MONROE – Looking for drama, romance and a little mystery for Valentine’s Day?
Washington’s Wintering Swans have you covered.
The huge white birds – the tundra, the trumpeter and at least one whooper swan – spend a few weeks vacation here before heading north to where the real steamy stuff is.
So take the opportunity to see them romance, fight and honor the Pacific Northwest as long-standing symbols of love and passion.
“It’s their grace, it’s their beauty, it’s the haunting calls, it’s the fact that they mate for life,” Martha Jordan told local birdwatchers last week. Jordan leads the Northwest Swan Conservation Association.
“A lot of fights take place, disagreements over girlfriends or food resources,” she said of the hordes of giant swans mingling in farmland across the country.
During a local Christmas bird count this year, local Audubon volunteer Scott Atkinson said 76 trumpeter swans were counted in the Everett area. Tundra swans, their smaller counterpart with a distinctive yellow teardrop below their eye, were much less abundant, with just four counted during the 24-hour data collection event.
The grace of the trumpeter swan is matched only by its ferocity. The feet the size of a large man’s hand are punctuated by three sharp nails. Graceful white wings hide strong bone to strike enemies.
“It can do a lot of damage to a human being,” said Jordan, who compared the birds to B-52 bombers. “I know.”
They have few predators and are not afraid to peck a curious bald eagle.
This year, birdwatchers and avian aficionados can enjoy an additional mystery about swans: the number of swans dying of lead poisoning in the region is dropping.
“What does that mean? I don’t know. Nobody really knows,” Jordan told the Daily Herald. “I’ve never seen it like this, but I’ll take it. I’m a happy camper.
She estimated that western Washington sees about a tenth of its normal swan deaths. In years past, lead poisoning was the cause of mass swan mortality. In 2019, for example, Jordan helped collect dozens of dead trumpeters. Birds ingest lead bullet, mistaking it for gravel they normally swallow to aid digestion.
Trumpeters are the largest waterfowl in North America, weighing up to 35 pounds with a wingspan of up to 9 feet. But it only takes three tiny pellets to kill one. The neurotoxin paralyzes the digestive and muscular systems. It’s a slow death.
” It’s dramatic. It’s horrible. It’s tough,” Jordan said. “And it’s preventable.”
This year, the swans are going strong. But the experts, she added, don’t want to celebrate too soon and jinx it.
For now, that just means it’s a good time to take advantage of our seasonal visitors, drawn to the corn stubbles and dairy farms.
When large birds take flight, listen for the snapping of their feet. The wingbeats are so heavy that they sound like the heartbeat of a gentle giant.
Large groups of trumpeter swans are a cacophony of horns, like an overzealous clown with a horn or a college orchestra warming up with brass instruments.
Here’s where to find them in Snohomish County:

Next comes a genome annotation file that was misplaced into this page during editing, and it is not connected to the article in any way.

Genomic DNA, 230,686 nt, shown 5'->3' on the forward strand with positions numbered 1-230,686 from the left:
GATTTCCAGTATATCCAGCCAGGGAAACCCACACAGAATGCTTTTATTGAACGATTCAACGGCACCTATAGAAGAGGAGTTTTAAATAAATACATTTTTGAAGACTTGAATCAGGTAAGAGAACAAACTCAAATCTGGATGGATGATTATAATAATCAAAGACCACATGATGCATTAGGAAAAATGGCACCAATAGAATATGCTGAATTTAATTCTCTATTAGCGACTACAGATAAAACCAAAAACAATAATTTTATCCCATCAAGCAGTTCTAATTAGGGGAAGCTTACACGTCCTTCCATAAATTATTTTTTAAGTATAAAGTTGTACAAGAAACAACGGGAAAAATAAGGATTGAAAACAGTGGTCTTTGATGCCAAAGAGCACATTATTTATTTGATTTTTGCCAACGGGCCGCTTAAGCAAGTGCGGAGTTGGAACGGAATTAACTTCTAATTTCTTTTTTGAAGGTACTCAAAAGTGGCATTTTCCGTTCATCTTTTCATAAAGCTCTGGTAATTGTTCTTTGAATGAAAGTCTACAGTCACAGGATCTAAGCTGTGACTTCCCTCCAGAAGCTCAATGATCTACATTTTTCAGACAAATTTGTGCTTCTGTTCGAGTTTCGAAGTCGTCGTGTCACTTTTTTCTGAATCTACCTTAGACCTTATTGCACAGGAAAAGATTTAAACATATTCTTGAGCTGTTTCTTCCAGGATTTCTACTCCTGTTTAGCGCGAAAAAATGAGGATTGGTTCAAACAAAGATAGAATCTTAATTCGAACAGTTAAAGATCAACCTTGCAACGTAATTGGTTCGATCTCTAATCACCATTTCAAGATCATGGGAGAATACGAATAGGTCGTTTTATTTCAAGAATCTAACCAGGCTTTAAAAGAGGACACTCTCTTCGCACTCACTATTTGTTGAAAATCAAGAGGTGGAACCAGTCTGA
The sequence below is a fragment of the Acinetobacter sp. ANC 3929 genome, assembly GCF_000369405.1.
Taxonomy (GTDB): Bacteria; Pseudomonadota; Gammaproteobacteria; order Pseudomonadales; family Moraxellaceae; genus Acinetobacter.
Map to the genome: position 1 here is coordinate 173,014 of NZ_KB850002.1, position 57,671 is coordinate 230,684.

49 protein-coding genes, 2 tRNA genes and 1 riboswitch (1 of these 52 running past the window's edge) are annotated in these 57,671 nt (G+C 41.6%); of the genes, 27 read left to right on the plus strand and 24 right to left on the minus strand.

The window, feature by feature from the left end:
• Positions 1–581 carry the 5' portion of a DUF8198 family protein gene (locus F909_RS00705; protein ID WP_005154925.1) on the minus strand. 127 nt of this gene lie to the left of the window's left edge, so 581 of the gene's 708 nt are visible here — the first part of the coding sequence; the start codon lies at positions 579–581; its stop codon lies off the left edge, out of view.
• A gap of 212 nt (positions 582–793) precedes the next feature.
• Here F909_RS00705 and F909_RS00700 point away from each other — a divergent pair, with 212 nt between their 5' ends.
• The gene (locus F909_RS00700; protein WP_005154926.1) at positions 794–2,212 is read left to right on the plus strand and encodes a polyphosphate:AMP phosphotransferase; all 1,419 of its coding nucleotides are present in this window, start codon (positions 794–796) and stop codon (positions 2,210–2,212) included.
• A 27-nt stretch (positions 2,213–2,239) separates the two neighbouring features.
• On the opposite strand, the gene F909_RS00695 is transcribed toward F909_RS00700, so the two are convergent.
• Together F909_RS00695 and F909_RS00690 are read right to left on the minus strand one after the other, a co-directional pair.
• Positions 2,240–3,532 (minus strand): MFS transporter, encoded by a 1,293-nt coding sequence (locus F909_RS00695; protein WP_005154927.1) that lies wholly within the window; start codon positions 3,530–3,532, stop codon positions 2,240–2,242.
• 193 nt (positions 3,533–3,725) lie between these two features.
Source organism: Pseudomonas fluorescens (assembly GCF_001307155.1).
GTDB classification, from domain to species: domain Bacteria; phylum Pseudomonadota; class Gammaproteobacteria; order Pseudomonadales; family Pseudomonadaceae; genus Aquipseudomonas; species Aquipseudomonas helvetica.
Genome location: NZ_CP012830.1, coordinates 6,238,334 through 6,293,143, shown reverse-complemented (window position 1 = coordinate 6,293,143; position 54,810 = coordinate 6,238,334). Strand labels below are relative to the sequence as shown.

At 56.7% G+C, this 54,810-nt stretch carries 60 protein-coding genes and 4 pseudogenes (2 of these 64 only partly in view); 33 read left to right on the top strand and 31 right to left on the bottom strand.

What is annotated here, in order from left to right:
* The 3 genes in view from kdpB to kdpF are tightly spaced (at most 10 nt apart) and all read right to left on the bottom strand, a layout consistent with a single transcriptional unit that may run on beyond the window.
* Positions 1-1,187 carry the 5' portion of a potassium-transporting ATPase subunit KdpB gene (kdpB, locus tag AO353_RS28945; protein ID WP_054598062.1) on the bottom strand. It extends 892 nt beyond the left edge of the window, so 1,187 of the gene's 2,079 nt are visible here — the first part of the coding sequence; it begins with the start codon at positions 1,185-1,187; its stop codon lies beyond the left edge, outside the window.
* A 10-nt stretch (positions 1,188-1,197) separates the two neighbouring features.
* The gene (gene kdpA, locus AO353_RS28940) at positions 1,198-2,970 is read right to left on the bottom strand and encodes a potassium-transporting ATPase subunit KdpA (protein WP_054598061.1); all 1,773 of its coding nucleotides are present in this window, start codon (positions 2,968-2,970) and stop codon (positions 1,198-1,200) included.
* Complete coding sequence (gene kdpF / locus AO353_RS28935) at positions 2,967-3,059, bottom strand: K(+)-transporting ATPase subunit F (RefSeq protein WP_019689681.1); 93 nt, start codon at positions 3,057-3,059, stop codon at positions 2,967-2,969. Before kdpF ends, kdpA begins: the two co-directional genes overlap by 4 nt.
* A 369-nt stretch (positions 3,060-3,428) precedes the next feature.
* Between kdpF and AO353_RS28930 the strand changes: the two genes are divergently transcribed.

You are sure to find a school of swans at Crescent Lake, near Monroe. If you’re lucky, you’ll catch the very rare Whooper Swan. (It’s pronounced “hooper”.)
A single singer has been spotted in Snohomish County this month, triggering a “rare bird alert” in the birding community. A talkative species with a distinctive yellow beak, this swan rarely ventures onto our continent, let alone this far south.
Flocks of birdwatchers compete for a chance to add it to their life list. Standing outside their cars on the side of the road on Thursday, many said it was only the second time a whooper swan had been spotted in Washington.
Alec Roseto, a 25-year-old bird watcher, said he booked it at North Seattle College when he heard the singer was in town.
“I just finished my semester about two hours ago,” Roseto said, binoculars raised.
Retired Longview-area birdwatchers and friends Russ Koppendrayer and Bob Flores took a three-hour hike to set up their glasses. It’s a short drive compared to the 14 hours Flores drove to see a Siberian accentor, back when a “rare bird alert” was a landline phone string, not an iPhone notification.
“We are collectors,” Flores said Thursday as the whooper groped. “Just like you collect stamps, we collect a bird’s vision.”
Crossing the island to Stanwood
Cruise along a slew of farmland starting at Island Crossing (the intersection of Highway 530 and Smokey Point Boulevard) and heading west. Turn left onto Norman Road, where a scenic drive awaits full of fields dotted with swans.
There are plenty of places to get off the road and pull out your binos. Avid birdwatchers might be tempted to ask landowners for permission to get a little closer. Just be sure not to disturb the birds – they need to fuel up for their fast approaching journey home.
A farmer graciously led Herald reporters through a gated pasture, offering Gary the cow a bite of his breakfast sandwich and pointing the way to a flock of hundreds of swans. They are here every day, she said.
The winding intersection of Marsh, Lowell Larimer and Seattle Hill roads (also known as Larimers Corner) is the perfect place to start your search for swans in Snohomish.
From there take Lowell Larimer or East Lowell Larimer. Drivers, keep your eyes on the road. But passengers soak up the sweeping views across the valley, with maroon expanses of berry fields and many, many white-feathered friends.
Notice a dead or dying swan on your adventures? Call the State Department of Fish and Wildlife at